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Front. Fungal Biol., 04 April 2022
Sec. Fungal Genomics and Evolution
This article is part of the Research Topic Biodiversity and Conservation of Fungi and Fungus-like organisms View all 6 articles

Importance of Seasonal Variation in Hawaiian Mushroom (Agaricomycetes) Basidiomata Production for Biodiversity Discovery and Conservation

  • 1Department of Botany and Plant Pathology, Purdue University, West Lafayette, IN, United States
  • 2Department of Biology, University of Hawaii at Hilo, Hilo, HI, United States

The Hawaiian Islands have a relatively well-known funga for a tropical location, yet there are over 400 species of mushrooms (Agaricomycetes) in the archipelago that remain to be documented. Importantly, the International Union for Conservation of Nature (IUCN) recently evaluated six mushrooms endemic to the islands as threatened with extinction. To improve detection of mushrooms for biodiversity discovery and better monitor threatened species in the archipelago—where many localities lack strong annual precipitation patterns associated with an obvious season for increased mushroom basidiomata production—we examined the phenology of Hawaiian mushrooms. Monthly richness was determined from a literature review and abundance from online data repositories. Phenological patterns were separately explored for native species and differing elevation and annual precipitation categories. Despite relatively consistent monthly temperatures and areas with regular monthly rainfall, we found Hawaiian mushrooms generally exhibit uneven temporal patterns in basidiomata production: richness and abundance are generally highest in January and lowest from February to April, then usually increase from May to July and remain at elevated levels through December. This pattern does not occur when considering native species richness only, nor when examining abundance data stratified by elevation and annual rainfall categories. Increased monthly basidiomata abundance in low elevation (<1,000 m), dry (<1,000 mm rainfall/year) locations on O‘ahu and low, mesic (1,000–2,500 mm rainfall/year) locations on O‘ahu and Kaua‘i are positively correlated with increased monthly rainfall. Phenology of macrofungal sporocarp production should potentially be included in species threat assessments by the IUCN to increase detection via traditional surveying methods.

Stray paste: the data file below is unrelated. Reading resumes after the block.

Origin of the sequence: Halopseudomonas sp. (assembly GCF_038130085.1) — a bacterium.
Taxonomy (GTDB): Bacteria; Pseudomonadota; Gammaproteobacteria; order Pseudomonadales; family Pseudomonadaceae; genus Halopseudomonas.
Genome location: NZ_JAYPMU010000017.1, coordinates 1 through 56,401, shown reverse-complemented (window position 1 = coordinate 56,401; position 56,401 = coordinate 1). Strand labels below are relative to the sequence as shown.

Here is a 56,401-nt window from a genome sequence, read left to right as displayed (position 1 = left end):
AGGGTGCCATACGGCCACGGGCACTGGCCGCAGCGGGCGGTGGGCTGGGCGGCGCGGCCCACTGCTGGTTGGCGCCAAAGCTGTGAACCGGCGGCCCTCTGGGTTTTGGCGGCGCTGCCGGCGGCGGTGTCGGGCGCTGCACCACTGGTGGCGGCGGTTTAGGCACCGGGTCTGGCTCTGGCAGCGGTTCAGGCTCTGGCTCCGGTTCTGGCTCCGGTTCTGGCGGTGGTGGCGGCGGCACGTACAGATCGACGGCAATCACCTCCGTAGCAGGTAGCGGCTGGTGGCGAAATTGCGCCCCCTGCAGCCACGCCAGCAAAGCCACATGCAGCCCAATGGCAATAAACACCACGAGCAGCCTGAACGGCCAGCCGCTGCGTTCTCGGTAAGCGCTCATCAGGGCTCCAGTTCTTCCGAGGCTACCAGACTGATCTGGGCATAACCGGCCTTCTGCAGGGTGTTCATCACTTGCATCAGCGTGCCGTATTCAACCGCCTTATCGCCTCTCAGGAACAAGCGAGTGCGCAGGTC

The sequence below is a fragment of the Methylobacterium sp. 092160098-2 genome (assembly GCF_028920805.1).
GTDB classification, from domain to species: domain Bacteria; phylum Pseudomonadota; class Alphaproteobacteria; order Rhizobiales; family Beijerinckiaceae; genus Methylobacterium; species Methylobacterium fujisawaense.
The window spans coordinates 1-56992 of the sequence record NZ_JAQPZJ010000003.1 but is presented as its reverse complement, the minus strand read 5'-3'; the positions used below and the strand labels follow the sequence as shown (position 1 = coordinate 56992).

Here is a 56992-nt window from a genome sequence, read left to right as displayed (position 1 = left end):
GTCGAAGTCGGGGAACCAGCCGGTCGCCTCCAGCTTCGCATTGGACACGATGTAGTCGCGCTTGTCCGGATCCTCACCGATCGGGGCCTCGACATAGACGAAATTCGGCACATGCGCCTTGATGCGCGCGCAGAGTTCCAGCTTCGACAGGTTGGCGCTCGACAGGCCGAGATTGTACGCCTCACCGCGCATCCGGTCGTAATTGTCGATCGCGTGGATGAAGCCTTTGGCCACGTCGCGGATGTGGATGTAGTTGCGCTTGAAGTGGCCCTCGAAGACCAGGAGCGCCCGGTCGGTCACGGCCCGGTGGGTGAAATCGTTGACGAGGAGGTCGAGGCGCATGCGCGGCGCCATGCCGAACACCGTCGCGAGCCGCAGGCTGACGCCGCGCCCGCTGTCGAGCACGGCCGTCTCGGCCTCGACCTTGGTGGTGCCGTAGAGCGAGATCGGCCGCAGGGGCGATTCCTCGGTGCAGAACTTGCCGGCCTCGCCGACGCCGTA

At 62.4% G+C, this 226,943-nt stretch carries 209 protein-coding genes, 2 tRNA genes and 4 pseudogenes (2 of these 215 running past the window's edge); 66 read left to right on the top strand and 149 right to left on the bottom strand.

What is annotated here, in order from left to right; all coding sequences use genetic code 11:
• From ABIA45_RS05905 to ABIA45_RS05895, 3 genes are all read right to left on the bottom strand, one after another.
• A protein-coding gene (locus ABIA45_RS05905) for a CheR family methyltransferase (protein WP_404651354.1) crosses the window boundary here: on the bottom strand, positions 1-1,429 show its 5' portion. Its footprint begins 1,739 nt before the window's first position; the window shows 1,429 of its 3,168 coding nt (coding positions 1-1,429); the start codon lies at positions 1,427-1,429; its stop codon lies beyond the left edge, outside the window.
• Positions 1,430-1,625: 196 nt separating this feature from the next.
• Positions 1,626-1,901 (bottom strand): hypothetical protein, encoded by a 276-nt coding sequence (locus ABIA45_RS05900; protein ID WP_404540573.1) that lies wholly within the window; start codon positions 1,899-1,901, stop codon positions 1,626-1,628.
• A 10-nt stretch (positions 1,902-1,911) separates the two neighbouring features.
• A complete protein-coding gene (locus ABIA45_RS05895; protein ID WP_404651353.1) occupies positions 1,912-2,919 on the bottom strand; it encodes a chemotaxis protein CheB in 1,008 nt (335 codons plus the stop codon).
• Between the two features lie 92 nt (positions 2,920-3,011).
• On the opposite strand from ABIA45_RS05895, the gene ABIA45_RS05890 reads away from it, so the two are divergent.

Biodiversity discovery of the organisms occurring on earth is ongoing. Lower estimates suggest hundreds of thousands of species still lack formal scientific description (Costello et al., 2012), while others estimate millions of undescribed species within single taxa, such as Arthropoda (Stork, 2018). At the same time, species on earth are facing numerous threats to their existence as many argue earth's biota has entered a sixth mass extinction event, calling for renewed conservation efforts (Ceballos et al., 2015). Fungi, often overlooked in this conversation, have recently been recommended to be included in global conservation goals along with plants and animals (Cao et al., 2021; Gonçalves et al., 2021). They are one of the groups of organisms with the most biodiversity yet to be discovered, with around 135,000 species currently known (Hibbett et al., 2016) out of an estimated 2.2–6.0 million (Taylor et al., 2014; Hawksworth and Lücking, 2017).

Although recently receiving more recognition, the prior exclusion of fungi from these discussions is likely because the majority are microscopic and often undetectable, except through microbial isolation (although many are not culturable with current techniques) or molecular methods. Despite this, some groups such as the class Agaricomycetes (Basidiomycota) are predominantly composed of species that form macroscopic reproductive structures and are considered one of the best-known fungal groups (Kalichman et al., 2020). Most Agaricomycetes basidiomata are recognized as common macrofungi (agarics, boletes, puffballs, corals, polypores, etc.), and therefore are a large proportion of the basidiomata humans interact with for food, recreation, or cultural activities.

Large amounts of data, including life history and phenology information, are required to find mushrooms, evaluate their conservation status, and continue to monitor populations. Having these data provides higher chances of detecting these cryptic organisms, which other than persistent, perennial species, undergo most of their lifecycle as microscopic hyphae immersed in a substrate. For groups such as the Agaricomycetes that form macroscopic reproductive structures, timing of surveys is vital to increase detection (Halme and Kotiaho, 2012).